Shares of the following companies had unusual moves in U.S. trading. Stock symbols are in parentheses and prices are as of 4 p.m. in New York.
AboveNet Inc. (ABVT US) climbed 5.6 percent to $73.97, the highest price since at least December 2003. The owner of optical fiber networks that hedge funds, exchanges and social media companies use to send data in cities may get a takeover premium of almost 30 percent, according to Dougherty & Co.
Arena Pharmaceuticals Inc. (ARNA US) gained 6.5 percent to $1.47, the highest price since March 21. The San Diego-based biotechnology company said a phase 3 clinical trial showed patients taking its diet drug lorcaserin achieved “statistically significant” weight loss.
Ascena Retail Group Inc. (ASNA US) rose 7.5 percent, the most since Feb. 3, to $33.01. The owner of women’s apparel specialty stores reported third-quarter profit excluding some items of 66 cents a share, 1 cent higher than the average analyst estimate in a Bloomberg survey.
Computer Sciences Corp. (CSC US) lost 13 percent to $38.38 for the biggest retreat in the Standard & Poor’s 500 Index. The provider of computer services to companies and U.S. government agencies said profit for fiscal 2012 will be $4.80 a share at most. Analysts projected $5.07, according to the average of estimates compiled by Bloomberg.
Cubist Pharmaceuticals Inc. (CBST US) rose 4.2 percent to $38.30, the highest price since November 2001. The Lexington, Massachusetts-based company that develops drugs to treat infections is gaining as investors speculate it may be taken over, according to analysts.
Emergent Biosolutions Inc. (EBS US) climbed 16 percent, the most since August 2009, to $24.77. The maker of drugs to fight bioterrorism said the U.S. government intends to buy 44.75 million doses of its BioThrax anthrax vaccine.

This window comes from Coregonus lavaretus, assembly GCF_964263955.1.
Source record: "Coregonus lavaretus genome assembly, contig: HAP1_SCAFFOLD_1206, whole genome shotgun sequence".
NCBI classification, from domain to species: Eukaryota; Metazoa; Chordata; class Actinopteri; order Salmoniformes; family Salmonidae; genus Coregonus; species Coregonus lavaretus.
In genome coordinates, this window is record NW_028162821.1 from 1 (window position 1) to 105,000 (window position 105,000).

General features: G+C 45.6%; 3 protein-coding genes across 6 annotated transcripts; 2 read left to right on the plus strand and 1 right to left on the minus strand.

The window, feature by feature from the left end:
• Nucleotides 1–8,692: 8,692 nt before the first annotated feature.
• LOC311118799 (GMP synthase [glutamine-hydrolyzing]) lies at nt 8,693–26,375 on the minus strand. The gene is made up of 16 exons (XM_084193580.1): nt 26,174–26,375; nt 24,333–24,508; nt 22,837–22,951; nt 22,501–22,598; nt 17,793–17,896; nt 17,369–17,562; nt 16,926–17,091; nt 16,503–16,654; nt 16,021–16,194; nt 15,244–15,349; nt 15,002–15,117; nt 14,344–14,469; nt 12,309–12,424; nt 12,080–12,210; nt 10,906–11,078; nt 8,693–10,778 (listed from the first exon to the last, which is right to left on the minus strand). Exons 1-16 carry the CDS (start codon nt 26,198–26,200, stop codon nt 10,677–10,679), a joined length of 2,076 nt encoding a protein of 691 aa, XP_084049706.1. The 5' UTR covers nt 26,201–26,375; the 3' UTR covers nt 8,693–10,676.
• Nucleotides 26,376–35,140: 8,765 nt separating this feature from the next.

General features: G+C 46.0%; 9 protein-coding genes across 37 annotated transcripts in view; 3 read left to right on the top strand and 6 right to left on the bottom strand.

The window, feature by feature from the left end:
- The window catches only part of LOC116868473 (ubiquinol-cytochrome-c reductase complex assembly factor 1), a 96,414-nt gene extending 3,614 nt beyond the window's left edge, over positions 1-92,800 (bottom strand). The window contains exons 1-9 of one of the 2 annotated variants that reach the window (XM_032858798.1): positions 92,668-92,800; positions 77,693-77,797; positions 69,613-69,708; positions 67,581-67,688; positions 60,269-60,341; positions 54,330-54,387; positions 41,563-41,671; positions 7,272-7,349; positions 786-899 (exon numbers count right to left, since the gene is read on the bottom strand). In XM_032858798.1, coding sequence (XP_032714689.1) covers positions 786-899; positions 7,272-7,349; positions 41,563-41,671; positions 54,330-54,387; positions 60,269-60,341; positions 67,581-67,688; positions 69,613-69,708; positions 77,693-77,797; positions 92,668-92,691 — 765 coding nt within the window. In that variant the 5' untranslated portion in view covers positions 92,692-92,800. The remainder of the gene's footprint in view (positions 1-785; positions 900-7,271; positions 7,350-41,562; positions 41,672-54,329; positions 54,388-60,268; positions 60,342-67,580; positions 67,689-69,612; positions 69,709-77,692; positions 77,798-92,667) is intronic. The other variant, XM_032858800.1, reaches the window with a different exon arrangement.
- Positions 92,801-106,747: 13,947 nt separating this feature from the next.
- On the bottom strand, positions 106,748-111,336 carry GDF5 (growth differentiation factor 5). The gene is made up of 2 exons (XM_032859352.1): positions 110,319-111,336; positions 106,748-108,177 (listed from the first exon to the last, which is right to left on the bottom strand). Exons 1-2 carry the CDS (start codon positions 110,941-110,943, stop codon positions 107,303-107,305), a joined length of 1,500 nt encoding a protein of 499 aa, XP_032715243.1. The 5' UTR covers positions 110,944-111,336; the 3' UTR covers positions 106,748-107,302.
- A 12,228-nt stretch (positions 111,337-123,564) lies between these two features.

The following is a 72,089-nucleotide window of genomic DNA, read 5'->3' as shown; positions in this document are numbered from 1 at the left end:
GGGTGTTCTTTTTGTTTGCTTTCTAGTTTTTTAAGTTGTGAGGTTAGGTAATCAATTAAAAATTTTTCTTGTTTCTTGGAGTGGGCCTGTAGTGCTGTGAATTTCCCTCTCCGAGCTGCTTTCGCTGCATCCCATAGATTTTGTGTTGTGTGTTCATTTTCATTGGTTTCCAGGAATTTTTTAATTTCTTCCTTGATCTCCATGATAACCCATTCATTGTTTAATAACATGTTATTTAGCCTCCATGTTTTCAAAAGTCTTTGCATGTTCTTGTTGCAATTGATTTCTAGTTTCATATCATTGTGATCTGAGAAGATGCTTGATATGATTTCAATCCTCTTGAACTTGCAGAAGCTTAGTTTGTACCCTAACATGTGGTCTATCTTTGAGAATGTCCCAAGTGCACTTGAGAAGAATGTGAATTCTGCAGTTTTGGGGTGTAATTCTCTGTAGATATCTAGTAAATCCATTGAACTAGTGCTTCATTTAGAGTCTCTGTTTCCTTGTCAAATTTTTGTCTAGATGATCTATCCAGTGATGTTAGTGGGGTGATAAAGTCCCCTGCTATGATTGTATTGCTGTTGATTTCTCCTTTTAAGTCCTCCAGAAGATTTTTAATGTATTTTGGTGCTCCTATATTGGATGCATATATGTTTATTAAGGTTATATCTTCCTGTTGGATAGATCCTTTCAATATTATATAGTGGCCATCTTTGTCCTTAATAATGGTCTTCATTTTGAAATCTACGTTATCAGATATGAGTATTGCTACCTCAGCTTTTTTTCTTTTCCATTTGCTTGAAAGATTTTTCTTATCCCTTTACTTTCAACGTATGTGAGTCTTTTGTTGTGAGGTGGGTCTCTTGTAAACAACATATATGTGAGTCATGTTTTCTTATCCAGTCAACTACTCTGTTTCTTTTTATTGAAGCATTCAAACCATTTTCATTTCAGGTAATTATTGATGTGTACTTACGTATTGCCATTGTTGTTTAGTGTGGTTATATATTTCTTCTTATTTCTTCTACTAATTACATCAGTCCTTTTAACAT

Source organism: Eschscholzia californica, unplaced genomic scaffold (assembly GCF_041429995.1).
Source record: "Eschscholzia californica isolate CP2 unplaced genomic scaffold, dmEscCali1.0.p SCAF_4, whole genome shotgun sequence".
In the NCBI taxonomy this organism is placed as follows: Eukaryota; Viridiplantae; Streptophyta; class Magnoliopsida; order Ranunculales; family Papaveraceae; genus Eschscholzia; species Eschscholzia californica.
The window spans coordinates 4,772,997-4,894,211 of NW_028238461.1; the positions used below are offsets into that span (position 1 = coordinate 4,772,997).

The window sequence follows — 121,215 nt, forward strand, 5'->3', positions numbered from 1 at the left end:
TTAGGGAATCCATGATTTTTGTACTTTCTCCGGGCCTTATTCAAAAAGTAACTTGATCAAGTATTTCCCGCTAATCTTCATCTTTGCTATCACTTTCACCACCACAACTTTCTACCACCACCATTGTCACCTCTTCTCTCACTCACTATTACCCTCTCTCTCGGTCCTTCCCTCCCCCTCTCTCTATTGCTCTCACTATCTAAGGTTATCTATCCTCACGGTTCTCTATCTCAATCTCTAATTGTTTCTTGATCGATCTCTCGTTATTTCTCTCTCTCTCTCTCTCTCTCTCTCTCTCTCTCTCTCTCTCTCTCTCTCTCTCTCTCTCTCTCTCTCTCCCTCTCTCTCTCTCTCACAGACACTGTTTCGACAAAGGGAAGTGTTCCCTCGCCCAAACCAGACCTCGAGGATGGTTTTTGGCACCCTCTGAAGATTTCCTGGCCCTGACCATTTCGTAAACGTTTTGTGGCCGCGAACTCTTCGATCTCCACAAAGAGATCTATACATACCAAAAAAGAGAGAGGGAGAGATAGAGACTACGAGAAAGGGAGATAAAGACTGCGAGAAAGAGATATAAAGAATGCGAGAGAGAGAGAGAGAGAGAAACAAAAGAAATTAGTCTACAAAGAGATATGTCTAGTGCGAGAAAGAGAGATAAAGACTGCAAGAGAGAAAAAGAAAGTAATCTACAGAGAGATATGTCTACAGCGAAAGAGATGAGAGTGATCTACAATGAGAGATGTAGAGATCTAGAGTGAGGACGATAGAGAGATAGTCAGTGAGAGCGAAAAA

Empire District Electric Co. (EDE US) plunged 15 percent, the most since January 2001, to $19.03. The electricity provider in Missouri said it is suspending its quarterly dividend for the second half of 2011, citing a tornado this month.
Genesco Inc. (GCO US) advanced 10 percent to $45.52, the highest price since August 2007. The owner of Journeys and Johnston & Murphy shoe stores increased its full-year forecast, saying it now expects to earn at least $2.90 a share. That topped the average analyst estimate of $2.84 in a Bloomberg survey.
Guess? Inc. (GES US) had the second-biggest gain in the Russell 1000 Index, rallying 11 percent to $44.57. The clothing retailer forecast second-quarter earnings excluding some items of as much as 83 cents a share, compared with the average analyst estimate of 78 cents.
Hhgregg Inc. (HGG US) climbed 18 percent, the most since September 2009, to $15.24. The Indianapolis-based appliance and electronics retailer forecast 2012 earnings of as much as $1.35 a share, compared with the average analyst projection for $1.29 a share. The company also reported quarterly earnings that exceeded estimates.
Lundin Mining Corp. (LUNMF US) slumped 18 percent, the most since February 2009, to $7.21. The base-metals producer with operations in Europe said it scrapped plans to sell itself.
Microsoft Corp. (MSFT US) rose the most in the Dow Jones Industrial Average, advancing 2 percent to $24.67. Shares of the world’s biggest software maker are “statistically” cheap, Mario Gabelli, chairman of Gamco Investors Inc., said in an interview on Bloomberg TV. Separately, Greenlight Capital Inc. President David Einhorn called for Microsoft’s board to replace Chief Executive Officer Steve Ballmer, saying the company suffers from “Charlie Brown management.”
NetApp Inc. (NTAP US) rose 6.9 percent, the most since Nov. 18, to $55.31. The data-management company forecast adjusted earnings of as much as 57 cents a share for the first quarter, compared with the average estimate of analysts surveyed by Bloomberg of 50 cents a share.
Sigma Designs Inc. (SIGM US) plunged 21 percent, the most in the Russell 2000 Index, to $8.74. The semiconductor manufacturer reported first-quarter earnings excluding some items of 7 cents a share, 57 percent below the average analyst estimate.
Syms Corp. (SYMS US) surged 27 percent, the most since October 2008, to $9.49. The New Jersey-based discount retailer said it will explore strategic alternatives including a possible sale of the company.
Tiffany & Co. (TIF US) increased 8.6 percent to $76.04, the biggest gain in the S&P 500 Index. The world’s second-largest luxury jewelry retailer posted first-quarter profit that beat analysts’ estimates and raised its full-year forecast as sales did better in Japan than expected after the earthquake.